View Single Post
Old 11-06-2012, 07:48 PM   #8
BookCat
C L J
BookCat ought to be getting tired of karma fortunes by now.BookCat ought to be getting tired of karma fortunes by now.BookCat ought to be getting tired of karma fortunes by now.BookCat ought to be getting tired of karma fortunes by now.BookCat ought to be getting tired of karma fortunes by now.BookCat ought to be getting tired of karma fortunes by now.BookCat ought to be getting tired of karma fortunes by now.BookCat ought to be getting tired of karma fortunes by now.BookCat ought to be getting tired of karma fortunes by now.BookCat ought to be getting tired of karma fortunes by now.BookCat ought to be getting tired of karma fortunes by now.
 
BookCat's Avatar
 
Posts: 1,177
Karma: 3802487
Join Date: Dec 2008
Location: Birmingham UK
Device: Sony e-reader 505, Kindle Paperwhite 2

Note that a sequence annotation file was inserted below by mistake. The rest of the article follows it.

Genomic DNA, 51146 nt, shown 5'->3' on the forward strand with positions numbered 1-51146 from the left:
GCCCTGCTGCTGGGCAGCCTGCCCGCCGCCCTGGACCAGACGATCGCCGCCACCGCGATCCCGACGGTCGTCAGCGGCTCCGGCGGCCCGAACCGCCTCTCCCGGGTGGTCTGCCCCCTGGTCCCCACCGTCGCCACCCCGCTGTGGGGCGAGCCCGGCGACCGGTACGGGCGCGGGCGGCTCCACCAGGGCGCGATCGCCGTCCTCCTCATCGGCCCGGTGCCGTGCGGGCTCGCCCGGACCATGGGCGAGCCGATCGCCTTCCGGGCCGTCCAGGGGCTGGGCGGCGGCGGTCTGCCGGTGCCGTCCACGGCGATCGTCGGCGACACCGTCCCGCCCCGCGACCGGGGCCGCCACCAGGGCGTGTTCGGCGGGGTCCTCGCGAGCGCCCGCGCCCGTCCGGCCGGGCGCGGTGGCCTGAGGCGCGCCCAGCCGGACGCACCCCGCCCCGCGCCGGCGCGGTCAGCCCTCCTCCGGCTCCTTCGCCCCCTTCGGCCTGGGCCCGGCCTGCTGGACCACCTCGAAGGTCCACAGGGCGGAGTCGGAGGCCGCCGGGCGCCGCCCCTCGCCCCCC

Thanks everyone for all the tips. I'm aware that nano has a tendency to make writing "wordy"; I've been having amusing conversations about it. For example, during a telephone call, I mentioned to Nigel, an old friend, that my nano novel was unnecessarily wordy, with too many adjectives and adverbs, he parodied me with the following:

"As she stared in fearful terror at the gun, she noticed how its straight clean angles contrasted with the beautifully curved organic lines of the predominantly art deco ornamentation of her tastefully decorated living room."

Taking show don't tell a bit too far!

Crich: didn't a similar thing happen to Tolkein when writing LOTRs? One of the main characters started out as a villager who walks into a tavern. (I heard this ages ago, but have never read the trilogy.)

ekster: that's a great way to create characters, I'll give it a try, see if it works for me.

Thanks
BookCat is offline   Reply With Quote